SAMPLE ALL THE FLAVORS!Increasingly, Vanderbilt instructors are incorporating blogs into their course design. Course Blogs at Vanderbilt is a mash-up of live feeds representing a wide variety of Vanderbilt courses that use blogging to help students reflect on, comment about, and introduce new ideas to course material. Click on the blog title to view the originating course blog. You can also click on the Participating Blogs tab for links to each blog.
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Category Archives: Solar System: Terrestrials
The removal of Pluto as a planet was an emotional blow to anyone with a heart. It was a devastating betrayal leaving many asking questions that no one wanted to hear the answers to. While there were many reasons behind Pluto’s status change, the ultimate culprit is the dwarf planet Eris. Eris was discovered inContinue reading “The Real Villain in Pluto’s Demise” Continue reading → Continue reading
With a growing distrust in both science and the government (something I discussed in one of my earlier blog posts about the Flat Earth Movement), NASA is one government agency that comes under a lot of fire these days. With many in politics hoping to slash the NASA budget or cut the agency entirely, itContinue reading “Why NASA?” Continue reading → Continue reading
For years, the idea of colonizing another planet has fascinated the world (and with our climate crisis, become a very topical issue). After the moon, there are two obvious options, Mars and Venus. Obviously, we have directed our efforts towards Mars, but why not Venus? Venus is more comparable to the Earth in size andContinue reading “Why We Opted for Mars, not Venus” Continue reading → Continue reading
We all remember learning the mnemonic device in elementary school: My Very Excellent Mother Just Served Us Noodles (or whatever variation you prefer). Mercury, Venus, Earth, Mars, Jupiter, Saturn, Uranus, and Neptune, the eight planets of our solar system. But what do these names actually mean? How do planets and moons and other stuff inContinue reading “How do we name our Solar System?” Continue reading → Continue reading
While believers in a Flat Earth have always existed (even after it became widely understood that the Earth is a sphere), the number of “Flat Earthers” has grown (and continues to grow) at alarming rates. So how is a fact that has been proven thousands of different ways over a few thousand years rejected byContinue reading “The Resurgence of Flat Earth Theory” Continue reading → Continue reading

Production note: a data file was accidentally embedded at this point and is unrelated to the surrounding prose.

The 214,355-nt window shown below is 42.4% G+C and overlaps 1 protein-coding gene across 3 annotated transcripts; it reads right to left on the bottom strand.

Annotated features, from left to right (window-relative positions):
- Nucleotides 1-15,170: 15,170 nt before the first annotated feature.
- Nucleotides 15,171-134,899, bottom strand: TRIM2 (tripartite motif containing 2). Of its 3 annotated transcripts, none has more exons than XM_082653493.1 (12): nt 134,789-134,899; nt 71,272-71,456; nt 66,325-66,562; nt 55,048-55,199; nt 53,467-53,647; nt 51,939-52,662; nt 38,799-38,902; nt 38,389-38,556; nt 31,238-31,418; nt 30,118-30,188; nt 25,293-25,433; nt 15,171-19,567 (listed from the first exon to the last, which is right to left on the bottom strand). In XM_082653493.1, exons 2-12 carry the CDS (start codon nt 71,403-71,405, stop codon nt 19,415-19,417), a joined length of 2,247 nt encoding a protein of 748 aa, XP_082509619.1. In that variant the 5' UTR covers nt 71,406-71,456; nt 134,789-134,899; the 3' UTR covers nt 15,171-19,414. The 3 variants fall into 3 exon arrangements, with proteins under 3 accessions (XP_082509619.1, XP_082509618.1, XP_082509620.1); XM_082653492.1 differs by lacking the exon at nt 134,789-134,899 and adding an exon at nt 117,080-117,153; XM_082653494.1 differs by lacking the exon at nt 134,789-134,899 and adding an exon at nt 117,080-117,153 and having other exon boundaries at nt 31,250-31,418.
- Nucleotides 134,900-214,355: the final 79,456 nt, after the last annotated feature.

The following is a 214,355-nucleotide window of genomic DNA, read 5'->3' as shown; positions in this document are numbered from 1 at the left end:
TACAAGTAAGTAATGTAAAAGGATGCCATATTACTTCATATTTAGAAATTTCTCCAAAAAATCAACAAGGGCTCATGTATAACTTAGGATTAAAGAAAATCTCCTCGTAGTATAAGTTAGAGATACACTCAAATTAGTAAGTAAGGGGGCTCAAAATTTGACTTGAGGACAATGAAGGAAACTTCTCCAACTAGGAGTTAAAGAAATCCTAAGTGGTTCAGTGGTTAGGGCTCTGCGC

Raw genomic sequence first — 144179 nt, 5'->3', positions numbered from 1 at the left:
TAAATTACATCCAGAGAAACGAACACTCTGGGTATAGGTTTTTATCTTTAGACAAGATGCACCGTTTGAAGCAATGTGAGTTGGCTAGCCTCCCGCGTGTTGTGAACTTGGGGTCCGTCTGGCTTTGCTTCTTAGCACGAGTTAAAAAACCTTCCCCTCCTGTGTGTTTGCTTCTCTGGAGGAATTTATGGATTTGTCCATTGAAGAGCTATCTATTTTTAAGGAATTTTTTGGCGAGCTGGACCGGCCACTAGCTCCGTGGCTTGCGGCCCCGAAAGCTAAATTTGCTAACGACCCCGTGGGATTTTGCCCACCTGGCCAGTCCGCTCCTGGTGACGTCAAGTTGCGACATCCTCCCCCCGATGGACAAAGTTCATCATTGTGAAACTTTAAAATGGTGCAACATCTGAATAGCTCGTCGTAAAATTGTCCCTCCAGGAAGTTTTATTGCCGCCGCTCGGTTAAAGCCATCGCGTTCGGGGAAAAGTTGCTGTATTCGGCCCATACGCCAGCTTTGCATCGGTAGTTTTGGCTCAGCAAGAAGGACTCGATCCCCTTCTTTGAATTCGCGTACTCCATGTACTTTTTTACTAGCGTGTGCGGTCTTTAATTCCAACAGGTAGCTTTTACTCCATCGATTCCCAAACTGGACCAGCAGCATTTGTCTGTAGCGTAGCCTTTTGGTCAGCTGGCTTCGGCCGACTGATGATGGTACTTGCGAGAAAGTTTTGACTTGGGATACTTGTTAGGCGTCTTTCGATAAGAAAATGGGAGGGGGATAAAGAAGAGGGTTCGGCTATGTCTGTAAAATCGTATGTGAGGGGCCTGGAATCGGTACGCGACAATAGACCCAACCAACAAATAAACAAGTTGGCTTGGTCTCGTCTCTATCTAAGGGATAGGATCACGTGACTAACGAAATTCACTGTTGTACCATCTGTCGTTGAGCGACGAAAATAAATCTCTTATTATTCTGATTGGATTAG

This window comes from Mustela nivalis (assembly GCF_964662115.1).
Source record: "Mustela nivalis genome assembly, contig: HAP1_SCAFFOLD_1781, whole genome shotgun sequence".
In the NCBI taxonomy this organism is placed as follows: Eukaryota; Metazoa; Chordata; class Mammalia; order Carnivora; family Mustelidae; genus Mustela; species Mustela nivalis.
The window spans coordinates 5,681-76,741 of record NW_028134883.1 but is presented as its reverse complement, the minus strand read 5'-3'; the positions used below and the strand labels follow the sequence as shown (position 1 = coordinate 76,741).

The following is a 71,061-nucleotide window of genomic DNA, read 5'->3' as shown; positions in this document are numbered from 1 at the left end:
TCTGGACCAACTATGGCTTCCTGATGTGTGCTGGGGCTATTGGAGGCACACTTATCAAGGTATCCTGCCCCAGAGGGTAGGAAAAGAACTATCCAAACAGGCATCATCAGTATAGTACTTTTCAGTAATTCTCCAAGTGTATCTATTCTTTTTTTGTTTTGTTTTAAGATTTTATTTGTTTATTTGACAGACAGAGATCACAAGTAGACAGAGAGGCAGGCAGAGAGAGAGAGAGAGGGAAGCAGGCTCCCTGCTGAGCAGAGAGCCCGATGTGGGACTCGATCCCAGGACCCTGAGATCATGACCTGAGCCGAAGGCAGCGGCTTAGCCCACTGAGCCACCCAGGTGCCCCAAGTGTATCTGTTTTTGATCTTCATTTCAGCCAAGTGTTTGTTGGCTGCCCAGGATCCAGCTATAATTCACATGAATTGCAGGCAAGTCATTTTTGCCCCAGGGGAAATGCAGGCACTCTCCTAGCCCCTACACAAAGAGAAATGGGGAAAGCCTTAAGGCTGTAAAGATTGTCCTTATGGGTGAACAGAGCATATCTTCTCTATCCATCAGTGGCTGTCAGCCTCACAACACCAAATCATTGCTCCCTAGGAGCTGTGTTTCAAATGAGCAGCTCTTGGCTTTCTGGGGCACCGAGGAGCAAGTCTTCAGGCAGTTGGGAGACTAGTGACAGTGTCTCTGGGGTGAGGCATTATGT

The winter and summer solstices occur as a result of the Earth’s tilt. The summer solstice occurs for a hemisphere when it is facing most directly towards the sun, and this marks the longest time of sunlight for that hemisphere. The winter solstice, is the exact opposite occurrence, resulting in the least amount of timeContinue reading “The Equinoxes Throughout History” Continue reading → Continue reading
Venus’s atmosphere is very, very dense. It is composed of about 96% carbon dioxide, 3.5% nitrogen, and trace amounts of other gases, including sulfur dioxide. Although Earth’s atmosphere is composed of over 75% nitrogen, Venus’s atmosphere is so dense that the 3.5% of its atmosphere that is composed of nitrogen has around 4 times the … Continue reading The Atmosphere of Venus → Continue reading → Continue reading
InSight is short for Interior Exploration using Seismic Investigations, Geodesy and Heat Transport, and is NASA’s next big spacecraft. A little contrived, but its memorable. InSight is a Mars lander designed to study the inside of Mars: the crust, mantle, and core. It does so by measuring the planet’s seismology, heat flow, and precision tracking. … Continue reading Almost InSight → Continue reading → Continue reading
Image of hematite tubes from microfossils discovered in the hydrothermal vents We only had to memorize a few dates for Astro 2110, but one of them was how long ago life on Earth began. Memorizing such dates are easy, but I think it’s so interesting to consider how exactly scientists (and our textbook authors!) are … Continue reading Blog #7Continue reading → Continue reading
Image of SAGE III Climate change is an oft-mentioned topic in a diverse range of conversations including those within the scientific community and increasingly in the political sphere as well. Despite a lot of ongoing talk about climate change, I think that many ordinary citizens, including myself, don’t have a good grasp of the science … Continue reading Blog #4Continue reading → Continue reading